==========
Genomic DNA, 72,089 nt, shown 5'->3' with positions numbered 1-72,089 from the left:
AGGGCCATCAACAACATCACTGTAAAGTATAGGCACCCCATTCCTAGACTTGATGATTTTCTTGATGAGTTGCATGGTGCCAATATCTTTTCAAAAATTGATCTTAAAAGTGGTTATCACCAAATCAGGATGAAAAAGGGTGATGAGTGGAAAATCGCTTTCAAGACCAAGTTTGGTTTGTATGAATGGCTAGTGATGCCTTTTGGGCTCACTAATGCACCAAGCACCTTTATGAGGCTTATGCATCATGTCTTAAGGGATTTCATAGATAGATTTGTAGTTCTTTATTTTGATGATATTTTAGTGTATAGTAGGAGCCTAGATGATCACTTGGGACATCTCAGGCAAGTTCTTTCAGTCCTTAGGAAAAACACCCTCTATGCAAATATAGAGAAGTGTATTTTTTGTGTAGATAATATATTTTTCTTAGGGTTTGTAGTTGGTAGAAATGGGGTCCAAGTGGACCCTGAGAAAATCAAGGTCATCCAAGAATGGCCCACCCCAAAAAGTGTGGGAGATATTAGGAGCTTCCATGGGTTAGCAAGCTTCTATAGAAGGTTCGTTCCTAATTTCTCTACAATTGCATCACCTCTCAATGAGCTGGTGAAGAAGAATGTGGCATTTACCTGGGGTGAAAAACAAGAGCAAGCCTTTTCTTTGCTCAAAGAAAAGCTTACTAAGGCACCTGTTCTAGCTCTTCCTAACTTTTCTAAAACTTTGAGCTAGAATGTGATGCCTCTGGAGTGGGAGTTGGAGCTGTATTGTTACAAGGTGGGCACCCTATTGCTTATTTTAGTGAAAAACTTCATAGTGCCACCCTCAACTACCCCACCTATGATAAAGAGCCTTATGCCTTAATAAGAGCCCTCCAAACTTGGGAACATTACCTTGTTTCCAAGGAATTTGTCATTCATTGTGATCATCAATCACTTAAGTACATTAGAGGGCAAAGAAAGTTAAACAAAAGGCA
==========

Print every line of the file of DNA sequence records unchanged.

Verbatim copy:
Genomic DNA, 72,089 nt, shown 5'->3' with positions numbered 1-72,089 from the left:
AGGGCCATCAACAACATCACTGTAAAGTATAGGCACCCCATTCCTAGACTTGATGATTTTCTTGATGAGTTGCATGGTGCCAATATCTTTTCAAAAATTGATCTTAAAAGTGGTTATCACCAAATCAGGATGAAAAAGGGTGATGAGTGGAAAATCGCTTTCAAGACCAAGTTTGGTTTGTATGAATGGCTAGTGATGCCTTTTGGGCTCACTAATGCACCAAGCACCTTTATGAGGCTTATGCATCATGTCTTAAGGGATTTCATAGATAGATTTGTAGTTCTTTATTTTGATGATATTTTAGTGTATAGTAGGAGCCTAGATGATCACTTGGGACATCTCAGGCAAGTTCTTTCAGTCCTTAGGAAAAACACCCTCTATGCAAATATAGAGAAGTGTATTTTTTGTGTAGATAATATATTTTTCTTAGGGTTTGTAGTTGGTAGAAATGGGGTCCAAGTGGACCCTGAGAAAATCAAGGTCATCCAAGAATGGCCCACCCCAAAAAGTGTGGGAGATATTAGGAGCTTCCATGGGTTAGCAAGCTTCTATAGAAGGTTCGTTCCTAATTTCTCTACAATTGCATCACCTCTCAATGAGCTGGTGAAGAAGAATGTGGCATTTACCTGGGGTGAAAAACAAGAGCAAGCCTTTTCTTTGCTCAAAGAAAAGCTTACTAAGGCACCTGTTCTAGCTCTTCCTAACTTTTCTAAAACTTTGAGCTAGAATGTGATGCCTCTGGAGTGGGAGTTGGAGCTGTATTGTTACAAGGTGGGCACCCTATTGCTTATTTTAGTGAAAAACTTCATAGTGCCACCCTCAACTACCCCACCTATGATAAAGAGCCTTATGCCTTAATAAGAGCCCTCCAAACTTGGGAACATTACCTTGTTTCCAAGGAATTTGTCATTCATTGTGATCATCAATCACTTAAGTACATTAGAGGGCAAAGAAAGTTAAACAAAAGGCA